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Former soldier slams decision to allow females on the front line and says more Australians will die

The growing recruitment of women soldiers is undermining the strength and integrity of Australia’s frontline, a war veteran says. 

Bernard Gaynor, who fought in Iraq, warned the recent drive to recruit women for the frontline weakened the nation’s defences, amid claims just one in 10 women completed basic infantry training

Mr Gaynor told Daily Mail Australia the government’s decision to include women in the infantry would lead to ‘soldiers unnecessarily coming home in body bags’.

 

Former soldier Bernard Gaynor has recently shared his thoughts on the army’s strategic direction to increase numbers of women on the frontline

Former soldier Bernard Gaynor has recently shared his thoughts on the army's strategic direction to increase numbers of women on the frontline

Former soldier Bernard Gaynor has recently shared his thoughts on the army’s strategic direction to increase numbers of women on the frontline

‘The army is putting the females at risk as well as the men that work with them.’

Gaynor used to be in the army and was deployed to Iraq on three occasions. He earned the United States Meritorious Service Medal in 2010.

He says he is in contact with active soldiers every day and note ‘they can’t speak out about having women work alongside them because they will be discharged’.

‘Defence’s own statistics show 90 percent of the women can’t complete basic training,’ he claimed.

‘In training exercises I have seen the women don’t carry their own gear – the men carry it for them so they are doing their own job and someone elses.

‘Don’t get me wrong I’m not saying women don’t belong in the military – but I don’t believe they belong on the frontline.’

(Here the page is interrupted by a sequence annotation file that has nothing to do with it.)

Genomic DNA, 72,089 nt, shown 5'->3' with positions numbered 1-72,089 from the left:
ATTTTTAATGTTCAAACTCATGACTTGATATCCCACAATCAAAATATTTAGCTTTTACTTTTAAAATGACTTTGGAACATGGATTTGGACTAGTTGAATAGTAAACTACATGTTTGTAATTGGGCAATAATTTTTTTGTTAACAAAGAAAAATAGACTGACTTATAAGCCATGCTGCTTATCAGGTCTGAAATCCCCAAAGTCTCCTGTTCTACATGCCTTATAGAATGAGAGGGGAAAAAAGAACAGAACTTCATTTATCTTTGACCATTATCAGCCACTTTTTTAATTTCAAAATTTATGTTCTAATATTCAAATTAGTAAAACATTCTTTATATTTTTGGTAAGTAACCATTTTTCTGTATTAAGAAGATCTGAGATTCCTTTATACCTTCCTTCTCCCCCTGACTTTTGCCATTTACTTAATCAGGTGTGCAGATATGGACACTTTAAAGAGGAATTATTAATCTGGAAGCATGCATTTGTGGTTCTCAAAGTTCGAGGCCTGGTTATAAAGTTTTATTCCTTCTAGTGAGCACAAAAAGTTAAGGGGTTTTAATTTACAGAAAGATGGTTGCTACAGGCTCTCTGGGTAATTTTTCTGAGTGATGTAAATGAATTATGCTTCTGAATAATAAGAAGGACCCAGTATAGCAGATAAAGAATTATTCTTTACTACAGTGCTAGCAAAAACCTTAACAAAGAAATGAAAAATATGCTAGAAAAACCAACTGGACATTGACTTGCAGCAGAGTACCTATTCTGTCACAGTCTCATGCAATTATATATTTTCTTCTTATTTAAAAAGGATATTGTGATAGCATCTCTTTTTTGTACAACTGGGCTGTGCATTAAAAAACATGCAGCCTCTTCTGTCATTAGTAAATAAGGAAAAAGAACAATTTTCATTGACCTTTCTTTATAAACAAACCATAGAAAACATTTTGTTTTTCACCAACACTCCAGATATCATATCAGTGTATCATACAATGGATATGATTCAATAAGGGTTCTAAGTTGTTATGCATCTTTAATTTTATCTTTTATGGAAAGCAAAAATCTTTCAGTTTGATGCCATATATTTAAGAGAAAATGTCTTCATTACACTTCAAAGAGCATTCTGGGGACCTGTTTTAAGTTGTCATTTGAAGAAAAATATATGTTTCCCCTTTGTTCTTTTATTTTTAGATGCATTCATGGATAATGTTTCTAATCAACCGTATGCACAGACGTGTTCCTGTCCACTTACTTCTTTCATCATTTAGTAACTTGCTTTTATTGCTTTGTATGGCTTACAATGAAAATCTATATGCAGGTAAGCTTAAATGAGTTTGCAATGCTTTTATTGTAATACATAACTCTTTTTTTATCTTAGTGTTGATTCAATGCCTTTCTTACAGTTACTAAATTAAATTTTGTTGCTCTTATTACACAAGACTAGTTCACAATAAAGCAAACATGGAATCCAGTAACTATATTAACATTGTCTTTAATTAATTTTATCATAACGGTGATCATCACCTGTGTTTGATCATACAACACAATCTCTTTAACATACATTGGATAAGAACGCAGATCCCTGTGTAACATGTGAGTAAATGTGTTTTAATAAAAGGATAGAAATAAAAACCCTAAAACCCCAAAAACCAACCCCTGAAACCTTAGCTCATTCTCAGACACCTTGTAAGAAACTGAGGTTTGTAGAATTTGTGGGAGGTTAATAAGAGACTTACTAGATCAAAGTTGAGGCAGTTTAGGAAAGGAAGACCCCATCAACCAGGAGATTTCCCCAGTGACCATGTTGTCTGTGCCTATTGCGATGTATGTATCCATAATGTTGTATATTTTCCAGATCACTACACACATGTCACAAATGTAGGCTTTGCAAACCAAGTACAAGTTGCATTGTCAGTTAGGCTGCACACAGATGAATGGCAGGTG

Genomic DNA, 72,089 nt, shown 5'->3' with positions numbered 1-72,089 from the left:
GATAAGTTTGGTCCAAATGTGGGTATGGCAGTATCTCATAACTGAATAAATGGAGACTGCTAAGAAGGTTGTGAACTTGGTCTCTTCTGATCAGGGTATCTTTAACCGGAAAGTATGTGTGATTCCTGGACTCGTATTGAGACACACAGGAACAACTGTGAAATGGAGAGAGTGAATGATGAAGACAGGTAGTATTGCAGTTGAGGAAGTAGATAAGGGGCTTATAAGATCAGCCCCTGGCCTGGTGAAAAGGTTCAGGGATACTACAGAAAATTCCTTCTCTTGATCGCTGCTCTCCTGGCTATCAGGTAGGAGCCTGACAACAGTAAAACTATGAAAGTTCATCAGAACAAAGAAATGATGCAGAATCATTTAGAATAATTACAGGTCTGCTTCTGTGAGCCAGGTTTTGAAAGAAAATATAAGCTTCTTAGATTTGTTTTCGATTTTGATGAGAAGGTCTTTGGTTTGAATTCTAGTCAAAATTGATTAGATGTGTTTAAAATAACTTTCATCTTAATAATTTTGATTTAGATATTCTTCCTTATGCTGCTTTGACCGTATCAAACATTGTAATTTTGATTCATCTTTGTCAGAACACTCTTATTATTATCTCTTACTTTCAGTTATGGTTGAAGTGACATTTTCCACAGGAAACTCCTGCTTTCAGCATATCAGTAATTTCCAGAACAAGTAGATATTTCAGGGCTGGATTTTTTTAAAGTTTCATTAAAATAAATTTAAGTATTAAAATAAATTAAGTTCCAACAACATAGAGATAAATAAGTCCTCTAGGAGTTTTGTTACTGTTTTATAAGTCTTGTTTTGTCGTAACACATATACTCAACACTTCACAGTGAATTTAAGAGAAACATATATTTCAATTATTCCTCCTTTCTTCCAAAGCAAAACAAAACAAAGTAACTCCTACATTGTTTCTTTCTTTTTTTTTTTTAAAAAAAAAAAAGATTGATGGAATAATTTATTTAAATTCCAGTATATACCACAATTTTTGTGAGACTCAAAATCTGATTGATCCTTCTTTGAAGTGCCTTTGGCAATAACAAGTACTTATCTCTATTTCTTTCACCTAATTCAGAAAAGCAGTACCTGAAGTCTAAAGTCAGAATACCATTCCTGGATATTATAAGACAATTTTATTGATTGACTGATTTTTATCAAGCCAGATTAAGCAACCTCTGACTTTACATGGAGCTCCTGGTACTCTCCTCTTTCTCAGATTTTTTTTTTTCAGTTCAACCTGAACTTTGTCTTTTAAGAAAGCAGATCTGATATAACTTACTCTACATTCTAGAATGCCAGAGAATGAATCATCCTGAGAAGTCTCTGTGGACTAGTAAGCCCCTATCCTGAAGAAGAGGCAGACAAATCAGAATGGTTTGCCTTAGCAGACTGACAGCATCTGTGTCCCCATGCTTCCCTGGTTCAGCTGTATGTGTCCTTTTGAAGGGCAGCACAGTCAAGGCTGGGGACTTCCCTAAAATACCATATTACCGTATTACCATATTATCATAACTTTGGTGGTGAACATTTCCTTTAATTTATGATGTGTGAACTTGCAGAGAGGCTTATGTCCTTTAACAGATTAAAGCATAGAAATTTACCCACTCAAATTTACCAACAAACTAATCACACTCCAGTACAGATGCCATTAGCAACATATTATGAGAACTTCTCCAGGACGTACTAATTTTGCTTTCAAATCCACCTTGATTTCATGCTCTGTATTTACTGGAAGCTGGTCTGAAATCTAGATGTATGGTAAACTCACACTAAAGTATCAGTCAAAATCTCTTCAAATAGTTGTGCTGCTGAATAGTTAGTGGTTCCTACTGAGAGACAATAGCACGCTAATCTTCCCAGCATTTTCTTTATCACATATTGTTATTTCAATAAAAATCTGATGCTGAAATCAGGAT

His post on the matter proved so popular that his blog shut down – because too many people were trying to access it at once.

Gaynor used to be in the army, was deployed to Iraq on three occasions and earned the United States Meritorious Service Medal in 2010

Gaynor used to be in the army, was deployed to Iraq on three occasions and earned the United States Meritorious Service Medal in 2010

'In training exercises I have seen the women don't carry their own gear - the men carry it for them so they are doing their own job and someone elses.'

‘In training exercises I have seen the women don’t carry their own gear – the men carry it for them so they are doing their own job and someone elses.’

Gaynor followed up on his initial blog post – which claims the army is focusing on beauty over duty with a post claiming women are given priority over men.

‘When the Chief of Army explained that there were no quotas for women, Senator Fraser Anning asked why the Chief of Army had previously informed the Senate that the recruiting targets for females had not been met.

‘The answer: there are no ‘quotas’ and instead the Army simply won’t recruit males unless no female is found within six weeks of the job opening up.’ 

Daily Mail Australia contacted the Department of Defence for comment. 

Women have been allowed to fight on the frontline for Australia since 2013, however their participation rate in the Australian Defence Force remains at 12 per cent.

The percentage of women in the Air Force stands at 20 per cent compared with 19 per cent in the Navy, which first allowed women to serve on ships in 1983. 

'The answer: there are no ‘quotas’ and instead the Army simply won’t recruit males unless no female is found within six weeks of the job opening up.'

‘The answer: there are no ‘quotas’ and instead the Army simply won’t recruit males unless no female is found within six weeks of the job opening up.’



Read more at DailyMail.co.uk


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